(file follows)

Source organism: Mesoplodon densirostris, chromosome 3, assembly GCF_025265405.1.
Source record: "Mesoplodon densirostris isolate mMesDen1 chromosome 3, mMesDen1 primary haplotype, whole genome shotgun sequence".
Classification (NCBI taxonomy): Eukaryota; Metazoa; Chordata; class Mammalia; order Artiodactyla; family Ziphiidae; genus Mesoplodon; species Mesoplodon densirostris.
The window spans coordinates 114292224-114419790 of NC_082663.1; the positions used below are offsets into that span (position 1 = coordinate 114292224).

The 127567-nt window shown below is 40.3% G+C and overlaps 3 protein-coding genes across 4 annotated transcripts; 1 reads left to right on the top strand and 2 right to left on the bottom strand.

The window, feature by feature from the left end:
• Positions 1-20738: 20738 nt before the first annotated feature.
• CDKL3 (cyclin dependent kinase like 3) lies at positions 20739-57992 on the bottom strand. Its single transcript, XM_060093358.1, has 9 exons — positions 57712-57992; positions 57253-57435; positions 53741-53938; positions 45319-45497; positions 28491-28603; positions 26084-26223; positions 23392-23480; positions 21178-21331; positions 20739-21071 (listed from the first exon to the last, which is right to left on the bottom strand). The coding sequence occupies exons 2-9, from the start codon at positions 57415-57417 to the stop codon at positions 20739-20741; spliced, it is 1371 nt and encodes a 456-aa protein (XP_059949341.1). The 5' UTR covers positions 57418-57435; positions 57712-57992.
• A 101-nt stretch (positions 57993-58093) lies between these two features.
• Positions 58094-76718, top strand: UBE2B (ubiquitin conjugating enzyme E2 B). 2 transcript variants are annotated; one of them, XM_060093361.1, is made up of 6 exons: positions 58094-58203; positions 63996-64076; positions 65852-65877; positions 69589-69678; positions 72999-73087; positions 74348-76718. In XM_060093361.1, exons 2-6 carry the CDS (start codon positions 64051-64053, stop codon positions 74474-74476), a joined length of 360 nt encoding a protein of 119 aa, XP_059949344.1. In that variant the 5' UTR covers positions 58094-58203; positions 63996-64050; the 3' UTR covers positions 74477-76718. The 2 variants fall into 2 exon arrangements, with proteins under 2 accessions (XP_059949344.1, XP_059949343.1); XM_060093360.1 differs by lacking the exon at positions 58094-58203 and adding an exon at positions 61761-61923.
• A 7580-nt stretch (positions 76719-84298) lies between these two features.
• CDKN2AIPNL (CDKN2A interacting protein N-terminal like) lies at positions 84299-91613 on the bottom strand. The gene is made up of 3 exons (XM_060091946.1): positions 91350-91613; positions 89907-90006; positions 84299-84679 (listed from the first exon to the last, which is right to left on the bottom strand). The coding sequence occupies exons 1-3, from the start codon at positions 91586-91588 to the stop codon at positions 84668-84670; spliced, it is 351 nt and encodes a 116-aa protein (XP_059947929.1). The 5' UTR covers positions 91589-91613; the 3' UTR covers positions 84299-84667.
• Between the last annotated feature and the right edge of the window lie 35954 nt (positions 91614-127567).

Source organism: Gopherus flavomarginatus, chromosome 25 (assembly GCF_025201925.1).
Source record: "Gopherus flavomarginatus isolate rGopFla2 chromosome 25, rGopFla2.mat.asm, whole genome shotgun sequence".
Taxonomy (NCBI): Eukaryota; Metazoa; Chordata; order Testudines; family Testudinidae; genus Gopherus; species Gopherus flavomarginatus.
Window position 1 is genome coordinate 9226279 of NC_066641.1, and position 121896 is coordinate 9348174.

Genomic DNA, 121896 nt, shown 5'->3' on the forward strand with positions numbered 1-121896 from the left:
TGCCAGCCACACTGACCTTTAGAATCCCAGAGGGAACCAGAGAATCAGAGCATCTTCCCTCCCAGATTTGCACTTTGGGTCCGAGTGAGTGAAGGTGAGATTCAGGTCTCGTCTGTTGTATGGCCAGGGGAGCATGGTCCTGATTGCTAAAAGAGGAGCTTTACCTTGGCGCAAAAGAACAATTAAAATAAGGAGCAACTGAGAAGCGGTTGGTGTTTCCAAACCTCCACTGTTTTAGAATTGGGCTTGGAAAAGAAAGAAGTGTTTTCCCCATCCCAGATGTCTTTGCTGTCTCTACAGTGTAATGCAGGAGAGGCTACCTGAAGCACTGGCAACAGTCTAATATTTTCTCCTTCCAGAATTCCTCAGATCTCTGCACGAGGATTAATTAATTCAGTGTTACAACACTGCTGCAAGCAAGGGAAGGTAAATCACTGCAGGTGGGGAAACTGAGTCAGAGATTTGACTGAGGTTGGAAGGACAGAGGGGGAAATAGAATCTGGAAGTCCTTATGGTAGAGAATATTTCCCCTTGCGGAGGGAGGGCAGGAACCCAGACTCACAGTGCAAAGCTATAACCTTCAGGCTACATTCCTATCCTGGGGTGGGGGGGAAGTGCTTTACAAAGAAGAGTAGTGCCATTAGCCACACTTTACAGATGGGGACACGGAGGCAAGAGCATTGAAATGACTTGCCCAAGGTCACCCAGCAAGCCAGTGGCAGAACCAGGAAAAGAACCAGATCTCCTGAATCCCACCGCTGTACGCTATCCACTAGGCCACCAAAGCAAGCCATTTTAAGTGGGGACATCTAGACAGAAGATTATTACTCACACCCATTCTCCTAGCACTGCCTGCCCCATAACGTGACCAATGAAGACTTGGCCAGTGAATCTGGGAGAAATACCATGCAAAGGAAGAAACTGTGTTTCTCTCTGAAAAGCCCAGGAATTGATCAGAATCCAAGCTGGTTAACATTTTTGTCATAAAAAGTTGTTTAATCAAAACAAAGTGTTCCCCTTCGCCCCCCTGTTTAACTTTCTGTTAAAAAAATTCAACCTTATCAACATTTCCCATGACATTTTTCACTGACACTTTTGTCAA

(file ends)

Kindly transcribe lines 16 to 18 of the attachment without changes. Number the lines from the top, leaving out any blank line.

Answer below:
Taxonomy (NCBI): Eukaryota; Metazoa; Chordata; order Testudines; family Testudinidae; genus Gopherus; species Gopherus flavomarginatus.
Window position 1 is genome coordinate 9226279 of NC_066641.1, and position 121896 is coordinate 9348174.

Genomic DNA, 121896 nt, shown 5'->3' on the forward strand with positions numbered 1-121896 from the left: